The States Reorganization Commission (SRC) was against merging Telengana with Andhra. The 1955 SRC report said: “We have come to the conclusion that it will be in the interests of Andhra as well as Telangana area to constitute a separate State, which may be known as the Hyderabad State.” The government ignored the recommendation and established present day Andhra Pradesh in 1956.

There is need for a second States Reorganization Commission. It should study the issue of identity. There are dormant statehood demands in all the large states.

An inflamed Telangana could spread the demands for new states across India. It should be noted that Konkani Goa was not merged with Maharashtra due to its unique history of being ruled by the Portuguese. UP, Bihar, Madhya Pradesh, Rajasthan and Haryana were never considered as a mega state on account of all being Hindi speaking. The Commission should also consider the desirability of converting all metropolitan capitals of large states into city states playing host to government and assembly offices of the newly carved smaller states.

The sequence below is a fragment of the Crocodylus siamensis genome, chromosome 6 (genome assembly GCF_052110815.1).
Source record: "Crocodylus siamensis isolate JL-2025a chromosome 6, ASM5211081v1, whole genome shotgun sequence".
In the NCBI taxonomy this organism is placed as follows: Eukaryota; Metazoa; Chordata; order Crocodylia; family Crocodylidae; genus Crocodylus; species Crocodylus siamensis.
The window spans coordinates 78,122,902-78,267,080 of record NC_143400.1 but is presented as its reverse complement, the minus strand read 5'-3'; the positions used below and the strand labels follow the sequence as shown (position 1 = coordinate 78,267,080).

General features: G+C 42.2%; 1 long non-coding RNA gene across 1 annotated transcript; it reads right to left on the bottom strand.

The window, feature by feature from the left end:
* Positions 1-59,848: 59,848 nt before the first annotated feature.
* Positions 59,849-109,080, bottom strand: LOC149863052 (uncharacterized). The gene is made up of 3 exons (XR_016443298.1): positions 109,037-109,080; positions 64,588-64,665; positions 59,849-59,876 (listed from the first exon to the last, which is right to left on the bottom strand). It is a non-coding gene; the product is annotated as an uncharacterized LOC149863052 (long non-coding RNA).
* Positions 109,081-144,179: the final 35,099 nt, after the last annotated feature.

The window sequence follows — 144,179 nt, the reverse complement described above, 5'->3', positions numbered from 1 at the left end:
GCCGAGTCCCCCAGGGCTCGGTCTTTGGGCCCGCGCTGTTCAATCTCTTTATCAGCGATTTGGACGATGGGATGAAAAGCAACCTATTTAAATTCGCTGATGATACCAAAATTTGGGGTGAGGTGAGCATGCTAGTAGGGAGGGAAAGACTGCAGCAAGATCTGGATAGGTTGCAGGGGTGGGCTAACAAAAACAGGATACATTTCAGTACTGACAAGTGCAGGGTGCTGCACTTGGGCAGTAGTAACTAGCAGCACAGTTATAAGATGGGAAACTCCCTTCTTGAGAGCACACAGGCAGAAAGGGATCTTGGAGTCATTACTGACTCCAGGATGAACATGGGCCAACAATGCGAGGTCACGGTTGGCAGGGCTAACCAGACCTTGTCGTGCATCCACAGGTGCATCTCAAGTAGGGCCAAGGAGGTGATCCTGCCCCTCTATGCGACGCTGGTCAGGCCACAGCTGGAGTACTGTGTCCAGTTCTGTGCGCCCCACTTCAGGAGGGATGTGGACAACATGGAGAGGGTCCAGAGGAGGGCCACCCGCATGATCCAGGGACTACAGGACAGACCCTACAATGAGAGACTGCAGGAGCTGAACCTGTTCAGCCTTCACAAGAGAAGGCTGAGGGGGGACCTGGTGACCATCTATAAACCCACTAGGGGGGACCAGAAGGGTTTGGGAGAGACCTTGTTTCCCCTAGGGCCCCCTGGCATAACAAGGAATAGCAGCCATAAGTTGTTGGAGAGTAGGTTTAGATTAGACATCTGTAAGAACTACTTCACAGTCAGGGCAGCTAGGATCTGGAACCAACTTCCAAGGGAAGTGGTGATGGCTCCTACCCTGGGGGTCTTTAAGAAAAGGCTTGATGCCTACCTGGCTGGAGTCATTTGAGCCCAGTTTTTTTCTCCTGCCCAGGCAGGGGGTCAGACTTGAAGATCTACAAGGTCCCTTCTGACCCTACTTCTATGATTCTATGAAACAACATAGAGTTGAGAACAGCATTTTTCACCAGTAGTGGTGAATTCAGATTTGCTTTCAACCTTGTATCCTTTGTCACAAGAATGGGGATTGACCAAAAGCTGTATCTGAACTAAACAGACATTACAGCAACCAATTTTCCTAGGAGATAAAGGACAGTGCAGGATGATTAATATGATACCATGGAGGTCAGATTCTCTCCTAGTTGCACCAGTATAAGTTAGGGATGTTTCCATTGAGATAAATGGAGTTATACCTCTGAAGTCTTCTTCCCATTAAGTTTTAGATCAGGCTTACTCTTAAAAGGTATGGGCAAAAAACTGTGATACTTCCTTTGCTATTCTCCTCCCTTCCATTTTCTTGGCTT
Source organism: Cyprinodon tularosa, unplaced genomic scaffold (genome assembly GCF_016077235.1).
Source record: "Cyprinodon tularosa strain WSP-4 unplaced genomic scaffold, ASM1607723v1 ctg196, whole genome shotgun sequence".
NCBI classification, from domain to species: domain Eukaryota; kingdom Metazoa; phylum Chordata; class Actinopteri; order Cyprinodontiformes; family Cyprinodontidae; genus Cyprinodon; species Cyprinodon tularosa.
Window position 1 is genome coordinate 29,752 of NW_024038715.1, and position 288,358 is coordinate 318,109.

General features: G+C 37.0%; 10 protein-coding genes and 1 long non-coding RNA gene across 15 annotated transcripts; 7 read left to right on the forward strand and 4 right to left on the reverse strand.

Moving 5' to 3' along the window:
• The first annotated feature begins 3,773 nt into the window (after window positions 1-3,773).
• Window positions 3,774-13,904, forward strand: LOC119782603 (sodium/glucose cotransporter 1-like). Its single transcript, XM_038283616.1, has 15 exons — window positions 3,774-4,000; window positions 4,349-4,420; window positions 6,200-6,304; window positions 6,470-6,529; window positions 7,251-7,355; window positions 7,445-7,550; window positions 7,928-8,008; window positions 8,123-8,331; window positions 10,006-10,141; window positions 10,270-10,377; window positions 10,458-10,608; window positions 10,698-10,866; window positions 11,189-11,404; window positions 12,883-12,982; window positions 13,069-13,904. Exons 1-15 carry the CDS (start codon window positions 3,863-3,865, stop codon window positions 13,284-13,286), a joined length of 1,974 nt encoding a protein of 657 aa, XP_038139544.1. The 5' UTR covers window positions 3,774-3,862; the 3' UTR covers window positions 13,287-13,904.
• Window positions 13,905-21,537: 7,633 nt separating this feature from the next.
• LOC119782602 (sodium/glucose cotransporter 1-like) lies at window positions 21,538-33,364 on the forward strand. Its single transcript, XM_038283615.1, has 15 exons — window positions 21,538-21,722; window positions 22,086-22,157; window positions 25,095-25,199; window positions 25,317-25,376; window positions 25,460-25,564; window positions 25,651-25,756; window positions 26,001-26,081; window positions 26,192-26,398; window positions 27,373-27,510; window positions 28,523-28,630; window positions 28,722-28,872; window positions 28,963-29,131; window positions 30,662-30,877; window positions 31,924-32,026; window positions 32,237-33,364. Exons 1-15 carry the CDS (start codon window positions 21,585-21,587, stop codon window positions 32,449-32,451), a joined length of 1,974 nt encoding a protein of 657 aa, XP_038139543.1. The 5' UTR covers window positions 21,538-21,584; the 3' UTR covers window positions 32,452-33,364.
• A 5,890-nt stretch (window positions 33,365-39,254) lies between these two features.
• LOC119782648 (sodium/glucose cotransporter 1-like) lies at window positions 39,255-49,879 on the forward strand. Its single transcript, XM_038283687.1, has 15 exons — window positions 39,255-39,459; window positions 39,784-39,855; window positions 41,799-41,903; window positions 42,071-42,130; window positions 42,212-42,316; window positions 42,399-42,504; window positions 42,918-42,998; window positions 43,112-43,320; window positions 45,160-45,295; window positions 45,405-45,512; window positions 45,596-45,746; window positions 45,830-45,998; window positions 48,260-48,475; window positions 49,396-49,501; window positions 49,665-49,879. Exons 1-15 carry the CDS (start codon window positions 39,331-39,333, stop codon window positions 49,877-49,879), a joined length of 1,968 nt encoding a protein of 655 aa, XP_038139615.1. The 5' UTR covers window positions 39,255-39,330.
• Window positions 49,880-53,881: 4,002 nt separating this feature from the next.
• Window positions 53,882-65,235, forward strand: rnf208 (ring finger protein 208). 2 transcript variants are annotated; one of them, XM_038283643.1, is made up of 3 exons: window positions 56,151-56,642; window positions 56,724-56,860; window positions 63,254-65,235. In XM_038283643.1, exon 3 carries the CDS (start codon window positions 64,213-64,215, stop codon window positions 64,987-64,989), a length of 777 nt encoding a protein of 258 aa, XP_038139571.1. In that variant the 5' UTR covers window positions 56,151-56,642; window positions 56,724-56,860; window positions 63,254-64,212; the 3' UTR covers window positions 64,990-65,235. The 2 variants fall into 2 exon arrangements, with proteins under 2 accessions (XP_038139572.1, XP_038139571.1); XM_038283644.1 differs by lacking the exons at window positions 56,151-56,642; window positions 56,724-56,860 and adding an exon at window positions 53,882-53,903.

Chandigarh as a Union Territory successfully serves Punjab and Haryana. So might Hyderabad serve Telangana, Rayalseema and coastal Andhra. If instead of a panic expedient decision to create Telangana a national policy to review all large states had been announced the present discord in Andhra might never have erupted.

The issue of smaller states should not be clouded by the fruitless debate about comparative governance in large and small states. There are states in both groups that are well and ill governed.

The issue of identity is the strongest political urge from the village to district, state and national levels. For stable systems it should be respected and not submerged by a myopic obsession with the economic rate of growth.